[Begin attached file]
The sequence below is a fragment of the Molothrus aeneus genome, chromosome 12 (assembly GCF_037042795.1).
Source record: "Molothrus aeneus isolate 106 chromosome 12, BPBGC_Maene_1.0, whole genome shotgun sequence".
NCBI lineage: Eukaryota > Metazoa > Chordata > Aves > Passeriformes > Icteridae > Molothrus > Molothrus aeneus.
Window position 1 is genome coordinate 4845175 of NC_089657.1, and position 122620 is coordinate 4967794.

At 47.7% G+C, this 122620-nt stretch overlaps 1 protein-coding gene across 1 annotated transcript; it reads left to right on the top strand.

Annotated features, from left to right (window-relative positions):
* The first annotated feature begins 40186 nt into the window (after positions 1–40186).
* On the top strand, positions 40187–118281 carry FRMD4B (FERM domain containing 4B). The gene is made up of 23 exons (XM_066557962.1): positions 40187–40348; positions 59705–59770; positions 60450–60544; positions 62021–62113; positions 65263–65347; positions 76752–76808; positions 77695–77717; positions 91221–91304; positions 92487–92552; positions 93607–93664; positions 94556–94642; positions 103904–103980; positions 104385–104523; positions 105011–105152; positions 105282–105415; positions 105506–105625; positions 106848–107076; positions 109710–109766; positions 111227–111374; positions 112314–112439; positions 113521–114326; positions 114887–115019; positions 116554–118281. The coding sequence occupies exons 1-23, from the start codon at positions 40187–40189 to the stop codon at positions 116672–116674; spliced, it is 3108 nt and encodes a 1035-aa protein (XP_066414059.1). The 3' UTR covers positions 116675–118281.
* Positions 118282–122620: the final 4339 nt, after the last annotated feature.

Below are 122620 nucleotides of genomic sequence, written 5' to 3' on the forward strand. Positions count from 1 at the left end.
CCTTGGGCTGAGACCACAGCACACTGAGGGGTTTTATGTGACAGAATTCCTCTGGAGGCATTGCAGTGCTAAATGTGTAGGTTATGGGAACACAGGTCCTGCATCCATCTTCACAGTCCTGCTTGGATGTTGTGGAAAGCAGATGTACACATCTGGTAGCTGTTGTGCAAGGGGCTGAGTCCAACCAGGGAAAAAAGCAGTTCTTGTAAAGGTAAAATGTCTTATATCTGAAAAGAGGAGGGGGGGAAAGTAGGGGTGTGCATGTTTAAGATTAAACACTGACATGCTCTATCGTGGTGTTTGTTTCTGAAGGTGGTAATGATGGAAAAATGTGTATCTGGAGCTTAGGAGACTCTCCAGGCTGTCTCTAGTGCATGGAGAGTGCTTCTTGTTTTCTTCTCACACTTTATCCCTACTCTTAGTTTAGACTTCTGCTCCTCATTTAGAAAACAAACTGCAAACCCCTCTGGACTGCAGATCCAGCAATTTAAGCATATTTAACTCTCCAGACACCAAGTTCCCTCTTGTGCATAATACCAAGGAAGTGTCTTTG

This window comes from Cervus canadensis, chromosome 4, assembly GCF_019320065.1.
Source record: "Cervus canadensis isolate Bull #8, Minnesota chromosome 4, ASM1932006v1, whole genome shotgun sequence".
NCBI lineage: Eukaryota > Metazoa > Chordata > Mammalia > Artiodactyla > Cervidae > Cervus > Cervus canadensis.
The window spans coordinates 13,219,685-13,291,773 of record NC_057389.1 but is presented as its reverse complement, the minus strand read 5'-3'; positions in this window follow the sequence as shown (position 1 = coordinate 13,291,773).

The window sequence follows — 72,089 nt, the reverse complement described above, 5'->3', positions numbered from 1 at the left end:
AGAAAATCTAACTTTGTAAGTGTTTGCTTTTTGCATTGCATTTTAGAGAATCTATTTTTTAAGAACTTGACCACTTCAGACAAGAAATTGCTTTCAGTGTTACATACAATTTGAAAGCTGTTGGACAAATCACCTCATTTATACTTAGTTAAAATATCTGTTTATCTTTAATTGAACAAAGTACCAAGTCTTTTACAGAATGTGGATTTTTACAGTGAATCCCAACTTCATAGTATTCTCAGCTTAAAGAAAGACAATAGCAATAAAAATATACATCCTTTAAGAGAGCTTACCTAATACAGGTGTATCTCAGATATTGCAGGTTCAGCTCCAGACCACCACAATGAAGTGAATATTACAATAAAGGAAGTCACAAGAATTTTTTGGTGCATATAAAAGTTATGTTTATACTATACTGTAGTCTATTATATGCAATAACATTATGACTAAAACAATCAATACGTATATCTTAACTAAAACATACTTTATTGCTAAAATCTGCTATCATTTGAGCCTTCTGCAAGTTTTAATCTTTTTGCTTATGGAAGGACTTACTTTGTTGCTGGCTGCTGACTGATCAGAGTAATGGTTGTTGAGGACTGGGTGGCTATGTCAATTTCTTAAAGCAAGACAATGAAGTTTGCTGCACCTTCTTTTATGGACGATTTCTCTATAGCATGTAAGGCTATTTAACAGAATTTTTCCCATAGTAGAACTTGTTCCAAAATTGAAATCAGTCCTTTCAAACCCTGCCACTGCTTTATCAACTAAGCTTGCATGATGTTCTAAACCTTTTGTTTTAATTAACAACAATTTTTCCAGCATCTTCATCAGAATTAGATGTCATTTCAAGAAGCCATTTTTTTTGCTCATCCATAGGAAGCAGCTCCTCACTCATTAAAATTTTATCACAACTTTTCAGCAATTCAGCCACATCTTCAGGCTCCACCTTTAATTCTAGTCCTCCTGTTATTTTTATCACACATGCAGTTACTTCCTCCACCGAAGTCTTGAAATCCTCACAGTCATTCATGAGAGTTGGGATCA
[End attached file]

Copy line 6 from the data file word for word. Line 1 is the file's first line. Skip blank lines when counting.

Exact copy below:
Annotated features, from left to right (window-relative positions):